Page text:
Ankle Replacement

What is an Ankle Replacement?
In ankle replacement (also called ankle arthroplasty), the damaged ankle joint is replaced with an artificial implant (prosthesis).

Although not as common as total hip or knee joint replacement, advances in implant design have made ankle replacement a feasible option for many people.

In addition to providing pain relief from arthritis, ankle replacements offer patients better mobility and movement compared to fusion. By allowing motion at the formerly arthritic joint, less stress is transferred to the adjacent joints. Less stress results in reduced occurrence of adjacent joint arthritis.

Ankle replacement is most often recommended for patients with:

Advanced arthritis of the ankle
Destroyed ankle joint surfaces
An ankle condition that interferes with daily activities

As in any joint replacement surgery, the ankle implant may loosen over the years, or fail. If the implant failure is severe, revision surgery may be necessary.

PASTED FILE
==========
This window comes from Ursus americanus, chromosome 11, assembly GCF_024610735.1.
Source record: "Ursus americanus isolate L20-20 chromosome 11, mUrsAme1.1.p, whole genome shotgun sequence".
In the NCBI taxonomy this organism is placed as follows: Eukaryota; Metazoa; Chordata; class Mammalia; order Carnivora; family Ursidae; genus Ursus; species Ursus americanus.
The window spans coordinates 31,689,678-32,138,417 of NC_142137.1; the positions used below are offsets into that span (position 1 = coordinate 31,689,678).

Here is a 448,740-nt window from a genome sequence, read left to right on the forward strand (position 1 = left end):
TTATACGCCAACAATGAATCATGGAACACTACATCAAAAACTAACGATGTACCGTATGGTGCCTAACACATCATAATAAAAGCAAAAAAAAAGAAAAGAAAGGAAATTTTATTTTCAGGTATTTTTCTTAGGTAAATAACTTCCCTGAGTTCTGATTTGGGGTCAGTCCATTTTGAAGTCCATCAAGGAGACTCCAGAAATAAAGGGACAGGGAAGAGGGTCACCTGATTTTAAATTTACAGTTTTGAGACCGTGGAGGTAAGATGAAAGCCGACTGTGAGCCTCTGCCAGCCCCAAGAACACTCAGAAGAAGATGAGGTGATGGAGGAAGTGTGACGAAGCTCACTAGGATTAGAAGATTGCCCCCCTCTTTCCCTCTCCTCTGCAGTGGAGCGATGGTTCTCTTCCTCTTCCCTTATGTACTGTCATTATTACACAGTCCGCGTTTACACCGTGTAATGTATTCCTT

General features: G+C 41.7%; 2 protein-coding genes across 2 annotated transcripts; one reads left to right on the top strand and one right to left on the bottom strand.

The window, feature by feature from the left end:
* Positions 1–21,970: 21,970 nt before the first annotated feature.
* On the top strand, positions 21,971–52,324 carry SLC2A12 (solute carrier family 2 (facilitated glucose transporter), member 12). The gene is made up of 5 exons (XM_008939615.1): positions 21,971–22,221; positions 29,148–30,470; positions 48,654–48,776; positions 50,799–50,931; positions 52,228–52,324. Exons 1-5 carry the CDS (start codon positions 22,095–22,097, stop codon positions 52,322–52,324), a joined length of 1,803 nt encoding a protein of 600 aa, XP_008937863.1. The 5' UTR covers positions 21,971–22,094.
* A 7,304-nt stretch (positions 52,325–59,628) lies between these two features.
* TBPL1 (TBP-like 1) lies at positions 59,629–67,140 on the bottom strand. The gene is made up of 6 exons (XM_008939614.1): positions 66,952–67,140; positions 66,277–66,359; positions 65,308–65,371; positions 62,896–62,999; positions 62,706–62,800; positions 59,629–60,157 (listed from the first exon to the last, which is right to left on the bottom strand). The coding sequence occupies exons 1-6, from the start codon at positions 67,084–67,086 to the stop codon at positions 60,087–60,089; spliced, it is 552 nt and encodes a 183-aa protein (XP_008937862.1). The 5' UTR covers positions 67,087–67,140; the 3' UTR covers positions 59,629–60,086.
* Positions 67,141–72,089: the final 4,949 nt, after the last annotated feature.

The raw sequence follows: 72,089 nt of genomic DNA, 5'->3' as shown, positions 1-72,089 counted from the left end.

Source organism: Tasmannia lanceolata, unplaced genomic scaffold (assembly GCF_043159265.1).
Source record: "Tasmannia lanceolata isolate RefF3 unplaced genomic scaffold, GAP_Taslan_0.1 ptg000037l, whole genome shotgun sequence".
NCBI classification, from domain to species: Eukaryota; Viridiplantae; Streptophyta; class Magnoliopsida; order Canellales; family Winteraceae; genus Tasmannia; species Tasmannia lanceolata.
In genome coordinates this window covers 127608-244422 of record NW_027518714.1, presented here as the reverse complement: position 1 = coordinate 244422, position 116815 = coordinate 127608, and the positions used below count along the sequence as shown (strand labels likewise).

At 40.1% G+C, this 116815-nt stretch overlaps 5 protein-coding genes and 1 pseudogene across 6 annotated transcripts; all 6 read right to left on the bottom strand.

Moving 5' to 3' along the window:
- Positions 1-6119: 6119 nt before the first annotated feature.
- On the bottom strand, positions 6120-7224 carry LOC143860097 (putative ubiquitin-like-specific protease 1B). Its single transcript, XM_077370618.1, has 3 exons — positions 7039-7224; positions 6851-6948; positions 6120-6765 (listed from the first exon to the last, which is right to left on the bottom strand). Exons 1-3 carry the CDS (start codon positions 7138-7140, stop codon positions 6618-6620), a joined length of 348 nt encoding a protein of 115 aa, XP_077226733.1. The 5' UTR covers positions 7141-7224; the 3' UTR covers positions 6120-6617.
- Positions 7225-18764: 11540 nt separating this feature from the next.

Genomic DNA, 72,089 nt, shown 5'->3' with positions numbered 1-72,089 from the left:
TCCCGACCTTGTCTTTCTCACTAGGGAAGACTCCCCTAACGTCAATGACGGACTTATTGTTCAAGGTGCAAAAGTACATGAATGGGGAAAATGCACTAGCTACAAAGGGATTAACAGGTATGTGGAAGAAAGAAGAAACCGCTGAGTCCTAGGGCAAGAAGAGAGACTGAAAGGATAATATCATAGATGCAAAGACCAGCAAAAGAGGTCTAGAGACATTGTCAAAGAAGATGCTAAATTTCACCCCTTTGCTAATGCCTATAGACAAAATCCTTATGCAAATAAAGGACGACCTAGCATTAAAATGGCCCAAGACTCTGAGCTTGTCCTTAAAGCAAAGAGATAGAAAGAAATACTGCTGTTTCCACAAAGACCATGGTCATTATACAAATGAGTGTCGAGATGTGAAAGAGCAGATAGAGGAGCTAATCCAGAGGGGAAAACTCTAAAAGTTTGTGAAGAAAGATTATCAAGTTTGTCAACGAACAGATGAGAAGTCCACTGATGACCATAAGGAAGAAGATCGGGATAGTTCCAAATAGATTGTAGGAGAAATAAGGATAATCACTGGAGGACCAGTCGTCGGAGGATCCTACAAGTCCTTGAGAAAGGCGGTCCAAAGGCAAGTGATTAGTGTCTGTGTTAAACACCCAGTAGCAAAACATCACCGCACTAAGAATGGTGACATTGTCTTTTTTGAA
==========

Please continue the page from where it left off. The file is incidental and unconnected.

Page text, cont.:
Treatment
Ankle replacement surgery generally lasts around two hours, but can differ depending on the individual case.

In ankle replacement surgery, the surgeon will replace your damaged joint with a new, artificial joint. Artificial joints are often made of metal, plastic, or a combination of the two. There are two types of joints —- cemented and uncemented. A cemented joint replacement uses bone cement to hold the new joint to the bone, and is often performed in older people who are not as active. An uncemented joint is more appropriate for younger, more active patients who have strong, healthy bones.

Recovery Time
Foot and ankle surgery can be painful. Pain relievers in the hospital and for a time period after being released from the hospital may help.

It is important to keep your foot elevated above the level of your heart for one to two weeks following surgery.

Your doctor may recommend physical therapy for several months, to help you regain strength in your foot or ankle and to restore range of motion. Ordinary daily activities usually can be resumed in three to four months. You may need special shoes or braces.

In most cases, surgery relieves pain and makes it easier to perform daily activities. The full recovery time for ankle replacement can take four to nine months, depending on the severity of your condition before surgery, and the complexity of your procedure.